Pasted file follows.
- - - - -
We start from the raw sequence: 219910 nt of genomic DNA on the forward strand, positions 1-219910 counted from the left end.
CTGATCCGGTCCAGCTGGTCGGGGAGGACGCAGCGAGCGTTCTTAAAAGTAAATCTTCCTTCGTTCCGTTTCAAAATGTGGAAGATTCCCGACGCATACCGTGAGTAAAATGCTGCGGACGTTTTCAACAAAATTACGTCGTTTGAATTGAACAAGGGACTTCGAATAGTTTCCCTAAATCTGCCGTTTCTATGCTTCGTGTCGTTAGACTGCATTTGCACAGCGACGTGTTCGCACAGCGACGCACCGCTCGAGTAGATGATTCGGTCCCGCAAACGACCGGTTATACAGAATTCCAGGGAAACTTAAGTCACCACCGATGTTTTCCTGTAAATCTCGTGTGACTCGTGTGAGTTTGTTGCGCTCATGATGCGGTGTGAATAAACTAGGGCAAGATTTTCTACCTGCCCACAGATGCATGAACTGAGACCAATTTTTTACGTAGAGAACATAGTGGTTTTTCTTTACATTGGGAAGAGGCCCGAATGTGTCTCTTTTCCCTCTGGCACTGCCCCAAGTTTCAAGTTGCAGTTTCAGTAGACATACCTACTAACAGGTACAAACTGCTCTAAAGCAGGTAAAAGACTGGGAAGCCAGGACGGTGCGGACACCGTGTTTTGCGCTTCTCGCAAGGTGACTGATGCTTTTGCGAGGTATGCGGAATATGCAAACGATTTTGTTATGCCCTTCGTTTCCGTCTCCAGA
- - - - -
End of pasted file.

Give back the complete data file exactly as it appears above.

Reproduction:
We start from the raw sequence: 219910 nt of genomic DNA on the forward strand, positions 1-219910 counted from the left end.
CTGATCCGGTCCAGCTGGTCGGGGAGGACGCAGCGAGCGTTCTTAAAAGTAAATCTTCCTTCGTTCCGTTTCAAAATGTGGAAGATTCCCGACGCATACCGTGAGTAAAATGCTGCGGACGTTTTCAACAAAATTACGTCGTTTGAATTGAACAAGGGACTTCGAATAGTTTCCCTAAATCTGCCGTTTCTATGCTTCGTGTCGTTAGACTGCATTTGCACAGCGACGTGTTCGCACAGCGACGCACCGCTCGAGTAGATGATTCGGTCCCGCAAACGACCGGTTATACAGAATTCCAGGGAAACTTAAGTCACCACCGATGTTTTCCTGTAAATCTCGTGTGACTCGTGTGAGTTTGTTGCGCTCATGATGCGGTGTGAATAAACTAGGGCAAGATTTTCTACCTGCCCACAGATGCATGAACTGAGACCAATTTTTTACGTAGAGAACATAGTGGTTTTTCTTTACATTGGGAAGAGGCCCGAATGTGTCTCTTTTCCCTCTGGCACTGCCCCAAGTTTCAAGTTGCAGTTTCAGTAGACATACCTACTAACAGGTACAAACTGCTCTAAAGCAGGTAAAAGACTGGGAAGCCAGGACGGTGCGGACACCGTGTTTTGCGCTTCTCGCAAGGTGACTGATGCTTTTGCGAGGTATGCGGAATATGCAAACGATTTTGTTATGCCCTTCGTTTCCGTCTCCAGA